Testing the Troubled Waters?
Use a number two pencil only. Fill in the bubbles heavy and dark. When you finish this part of the test, put your pencil down and do not go back to any other section. These are the words that students across the United States dread. These words embody the pain of sitting in a chair for four hours, unable to talk, to get up, or even to breathe out loud until the voice of the all-powerful proctor commands. These words bring famine, and darkness, fear and pain. They are the words of Standardized Testing. This system is a massive, oozing scab on the face of the American education system, a system that needs to be thrown out completely and replaced with something better. It is a system that has spoiled our ideas of a good education like a dead fly spoils a vial of perfume. Standardized testing must be abolished and replaced with a system more suitable to prepare American students. As it is, they enter the international workforce completely unprepared.
In recent years, it has become obvious that the United States is losing ground in nearly every aspect of life to nearly every other country on the planetespecially in education. Even countries like Uganda and Sudan seem to have more intelligent students than we do, and they can’t even afford food! The blame falls squarely on standardized testing. Schools have become more and more dependent on test scores to evaluate the ability of their students, and test scores, rather than learning, become the number one priority. As a result, teachers and administrators feel enormous pressure to ensure that test scores go up. Schools narrow and change the curriculum to match the test. Teachers teach only what is covered on the test. Methods of teaching conform to the multiple-choice format of the tests. Teaching more and more resembles testing (http://www.fairtest.org/facts/howharm.htm) Learning takes a back seat to scores, and the education of every individual involved suffers accordingly.
It’s not just the students who are harmed because of standardized testing; even teachers suffer from this horrible system. According to Lola McDowell, a kindergarten teacher from Virginia, instructors are constantly heckled to raise their students’ test scores. … This year has been the most stressful year for me and for my team, and I think for many teachers, because there has been so much pressure from on top, that you have to make sure that these children pass this test. (http://www.pbs.org/wgbh/pages/frontline/shows/schools/testing/theme.html) Obviously, no one directly involved enjoys this system in any way.
Foreign countries like Japan and China also rely heavily on test scores when deciding the value of a student, but the difference in these countries is the fact that they have real standards. To say that we also have real standards, would be telling a blatant lie. Our standards are routinely lowered to make students feel better about themselves, but lower expectations don’t truly benefit them. Here in America, the cream of the crop is held back so that no child is left behind. If even a few students’ test scores are not high enough, the entire system suffers the consequences. Somehow, lowering the standards seems like a valid technique for schools to avoid looking stupid. This is ethical fallacy.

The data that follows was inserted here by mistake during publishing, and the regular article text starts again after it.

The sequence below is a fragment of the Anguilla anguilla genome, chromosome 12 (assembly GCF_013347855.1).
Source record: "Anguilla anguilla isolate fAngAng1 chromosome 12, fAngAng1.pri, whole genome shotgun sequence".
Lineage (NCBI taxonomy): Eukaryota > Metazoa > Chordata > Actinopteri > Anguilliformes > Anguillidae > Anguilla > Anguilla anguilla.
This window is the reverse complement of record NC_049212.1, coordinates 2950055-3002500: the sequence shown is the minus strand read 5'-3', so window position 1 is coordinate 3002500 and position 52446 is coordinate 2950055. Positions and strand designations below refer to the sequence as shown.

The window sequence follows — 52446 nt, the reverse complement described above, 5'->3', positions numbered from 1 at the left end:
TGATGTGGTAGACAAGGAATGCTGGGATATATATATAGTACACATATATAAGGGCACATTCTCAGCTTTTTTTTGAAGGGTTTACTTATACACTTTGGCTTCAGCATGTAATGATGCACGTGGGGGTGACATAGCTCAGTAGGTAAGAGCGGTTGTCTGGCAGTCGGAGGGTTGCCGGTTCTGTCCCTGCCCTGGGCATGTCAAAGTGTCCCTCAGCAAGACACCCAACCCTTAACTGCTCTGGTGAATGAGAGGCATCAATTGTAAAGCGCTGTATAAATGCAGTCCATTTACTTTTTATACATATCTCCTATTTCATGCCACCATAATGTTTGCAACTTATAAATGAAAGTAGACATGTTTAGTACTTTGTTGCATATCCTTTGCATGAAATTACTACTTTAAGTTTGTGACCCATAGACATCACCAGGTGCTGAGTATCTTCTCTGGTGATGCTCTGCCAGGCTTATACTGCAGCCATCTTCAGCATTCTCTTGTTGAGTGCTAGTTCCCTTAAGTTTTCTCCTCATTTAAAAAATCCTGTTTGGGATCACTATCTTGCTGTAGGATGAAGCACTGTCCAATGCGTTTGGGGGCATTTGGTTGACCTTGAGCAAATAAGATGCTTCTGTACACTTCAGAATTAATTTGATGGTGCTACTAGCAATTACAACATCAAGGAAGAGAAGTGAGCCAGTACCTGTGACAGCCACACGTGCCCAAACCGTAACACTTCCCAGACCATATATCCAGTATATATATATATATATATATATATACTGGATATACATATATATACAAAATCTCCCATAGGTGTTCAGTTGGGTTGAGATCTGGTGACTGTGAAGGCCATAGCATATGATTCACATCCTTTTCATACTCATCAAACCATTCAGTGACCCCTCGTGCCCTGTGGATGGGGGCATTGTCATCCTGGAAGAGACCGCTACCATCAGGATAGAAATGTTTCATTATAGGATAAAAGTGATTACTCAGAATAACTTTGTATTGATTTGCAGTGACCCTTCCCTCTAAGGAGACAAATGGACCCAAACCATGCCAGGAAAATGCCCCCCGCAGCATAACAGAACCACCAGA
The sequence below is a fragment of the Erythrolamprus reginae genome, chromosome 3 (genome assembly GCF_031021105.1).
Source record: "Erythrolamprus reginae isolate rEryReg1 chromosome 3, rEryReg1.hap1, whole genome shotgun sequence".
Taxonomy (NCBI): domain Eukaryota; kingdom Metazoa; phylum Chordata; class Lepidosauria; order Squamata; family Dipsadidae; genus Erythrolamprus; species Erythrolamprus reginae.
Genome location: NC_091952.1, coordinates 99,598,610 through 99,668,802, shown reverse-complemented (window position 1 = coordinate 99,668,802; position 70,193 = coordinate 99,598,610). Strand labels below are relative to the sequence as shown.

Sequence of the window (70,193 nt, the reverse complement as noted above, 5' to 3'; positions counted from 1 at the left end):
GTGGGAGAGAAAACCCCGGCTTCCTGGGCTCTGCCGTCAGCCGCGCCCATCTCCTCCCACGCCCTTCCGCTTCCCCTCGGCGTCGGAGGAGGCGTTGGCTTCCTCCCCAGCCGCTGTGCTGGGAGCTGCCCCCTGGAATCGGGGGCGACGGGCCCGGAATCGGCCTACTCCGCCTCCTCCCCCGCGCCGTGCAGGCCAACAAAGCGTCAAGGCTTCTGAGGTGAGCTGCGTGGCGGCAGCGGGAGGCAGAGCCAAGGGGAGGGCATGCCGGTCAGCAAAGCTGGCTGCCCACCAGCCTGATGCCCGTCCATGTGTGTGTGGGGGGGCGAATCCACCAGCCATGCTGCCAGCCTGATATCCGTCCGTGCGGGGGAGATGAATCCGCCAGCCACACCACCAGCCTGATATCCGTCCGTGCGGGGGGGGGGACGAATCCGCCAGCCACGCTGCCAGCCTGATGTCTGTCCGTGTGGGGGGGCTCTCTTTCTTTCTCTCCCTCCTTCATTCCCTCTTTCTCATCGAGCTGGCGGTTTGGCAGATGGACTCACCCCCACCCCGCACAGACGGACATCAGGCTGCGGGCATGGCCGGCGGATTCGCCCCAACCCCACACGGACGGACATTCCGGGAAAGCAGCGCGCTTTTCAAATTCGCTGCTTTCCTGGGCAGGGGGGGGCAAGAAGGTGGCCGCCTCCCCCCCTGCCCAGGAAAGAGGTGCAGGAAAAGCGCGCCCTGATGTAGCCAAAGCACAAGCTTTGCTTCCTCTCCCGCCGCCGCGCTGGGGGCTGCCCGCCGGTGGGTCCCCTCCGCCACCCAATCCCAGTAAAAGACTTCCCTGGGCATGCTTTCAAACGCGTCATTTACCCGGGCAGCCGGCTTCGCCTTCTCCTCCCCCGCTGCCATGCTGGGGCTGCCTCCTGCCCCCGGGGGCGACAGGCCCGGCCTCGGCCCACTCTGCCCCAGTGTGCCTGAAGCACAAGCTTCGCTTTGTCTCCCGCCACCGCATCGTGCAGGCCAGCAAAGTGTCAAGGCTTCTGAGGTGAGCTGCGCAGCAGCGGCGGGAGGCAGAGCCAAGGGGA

The fact that our children’s education is suffering is not the only problem. At the heart of the issue, the problem is simple. Our administration is afraid to tell a student that he failed. After all, if you keep telling him that his failure is acceptable, then what motivation does he have to improve? By doing so, we cripple the growth of our students and ensure their general unpreparedness in life. Why give an effort to do well when you can wait for standards to be lowered? The message pupils hear is: Forget excelling; just settle for the bare minimum! It’ll get lower anyway!
With these words echoing through the halls of our schools, our administration gathers the test scores together for a collective grading. The scores of one state are compared to the scores of another, equally incompetent state, and a conclusion is reached. The conclusion they reach often causes both states to end up below sea level, drowning in their own stupidity. Instead, we must compare our scores where it really mattersinternationallyand adjust our teaching strategy accordingly. When the Russians launched Sputnik in 1957, Americans were shocked that they might no longer be the most intelligent nation in the world; after all, if a nation shoots a shiny object into space, it inherently makes them more intelligent. With this realization, America committed to a drastic overhaul in the education system, an overhaul that we are in desperate need of again today.
Our fill-in-the-bubbles testing should be abolished, paving the way for a much more rigorous system that better prepares our students for life in the real world. Reality has finally caught up with those Americans living the American dream, and the real world doesn’t need our students to bubble in heavy and dark. The real world is a world which requires more than simply adept use of a number two pencil; it also requires us to trash standardized testing as we know it and replace it with a shiny, new system that truly represents how much our students know. Standards must be raised, and we must begin to catch up to foreign nations, lest we be left behind for good. Instead of teaching to the test simply to improve scores, why don’t we actually let the kids learn for a change? We must teach them what they need to know in order to succeed in life, not just succeed on a multiple-choice test. After all, sometimes the answer to life isn’t A, B, C, or D.